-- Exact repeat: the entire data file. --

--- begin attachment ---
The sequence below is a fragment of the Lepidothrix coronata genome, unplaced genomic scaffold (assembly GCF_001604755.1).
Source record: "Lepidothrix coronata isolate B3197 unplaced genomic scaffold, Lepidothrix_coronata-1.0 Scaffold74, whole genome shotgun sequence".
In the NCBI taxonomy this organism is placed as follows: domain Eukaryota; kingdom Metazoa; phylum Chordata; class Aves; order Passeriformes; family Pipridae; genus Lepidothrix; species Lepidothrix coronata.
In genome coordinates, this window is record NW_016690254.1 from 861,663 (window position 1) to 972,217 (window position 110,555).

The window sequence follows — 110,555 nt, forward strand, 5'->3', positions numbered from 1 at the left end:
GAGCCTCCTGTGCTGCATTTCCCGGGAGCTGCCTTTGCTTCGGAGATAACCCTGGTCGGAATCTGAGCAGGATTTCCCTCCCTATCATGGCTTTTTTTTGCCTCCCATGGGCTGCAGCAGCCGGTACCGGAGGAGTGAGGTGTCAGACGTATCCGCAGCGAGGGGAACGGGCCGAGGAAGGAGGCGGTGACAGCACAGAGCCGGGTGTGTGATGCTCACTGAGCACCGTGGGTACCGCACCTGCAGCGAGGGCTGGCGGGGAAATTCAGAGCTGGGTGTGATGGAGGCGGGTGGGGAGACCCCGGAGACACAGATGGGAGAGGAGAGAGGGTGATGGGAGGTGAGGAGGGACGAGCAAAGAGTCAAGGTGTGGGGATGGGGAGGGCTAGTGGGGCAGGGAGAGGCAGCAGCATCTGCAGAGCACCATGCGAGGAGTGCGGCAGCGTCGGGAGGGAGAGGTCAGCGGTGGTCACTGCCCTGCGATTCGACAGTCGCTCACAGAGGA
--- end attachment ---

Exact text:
The sequence below is a fragment of the Lepidothrix coronata genome, unplaced genomic scaffold (assembly GCF_001604755.1).
Source record: "Lepidothrix coronata isolate B3197 unplaced genomic scaffold, Lepidothrix_coronata-1.0 Scaffold74, whole genome shotgun sequence".
In the NCBI taxonomy this organism is placed as follows: domain Eukaryota; kingdom Metazoa; phylum Chordata; class Aves; order Passeriformes; family Pipridae; genus Lepidothrix; species Lepidothrix coronata.
In genome coordinates, this window is record NW_016690254.1 from 861,663 (window position 1) to 972,217 (window position 110,555).

The window sequence follows — 110,555 nt, forward strand, 5'->3', positions numbered from 1 at the left end:
GAGCCTCCTGTGCTGCATTTCCCGGGAGCTGCCTTTGCTTCGGAGATAACCCTGGTCGGAATCTGAGCAGGATTTCCCTCCCTATCATGGCTTTTTTTTGCCTCCCATGGGCTGCAGCAGCCGGTACCGGAGGAGTGAGGTGTCAGACGTATCCGCAGCGAGGGGAACGGGCCGAGGAAGGAGGCGGTGACAGCACAGAGCCGGGTGTGTGATGCTCACTGAGCACCGTGGGTACCGCACCTGCAGCGAGGGCTGGCGGGGAAATTCAGAGCTGGGTGTGATGGAGGCGGGTGGGGAGACCCCGGAGACACAGATGGGAGAGGAGAGAGGGTGATGGGAGGTGAGGAGGGACGAGCAAAGAGTCAAGGTGTGGGGATGGGGAGGGCTAGTGGGGCAGGGAGAGGCAGCAGCATCTGCAGAGCACCATGCGAGGAGTGCGGCAGCGTCGGGAGGGAGAGGTCAGCGGTGGTCACTGCCCTGCGATTCGACAGTCGCTCACAGAGGA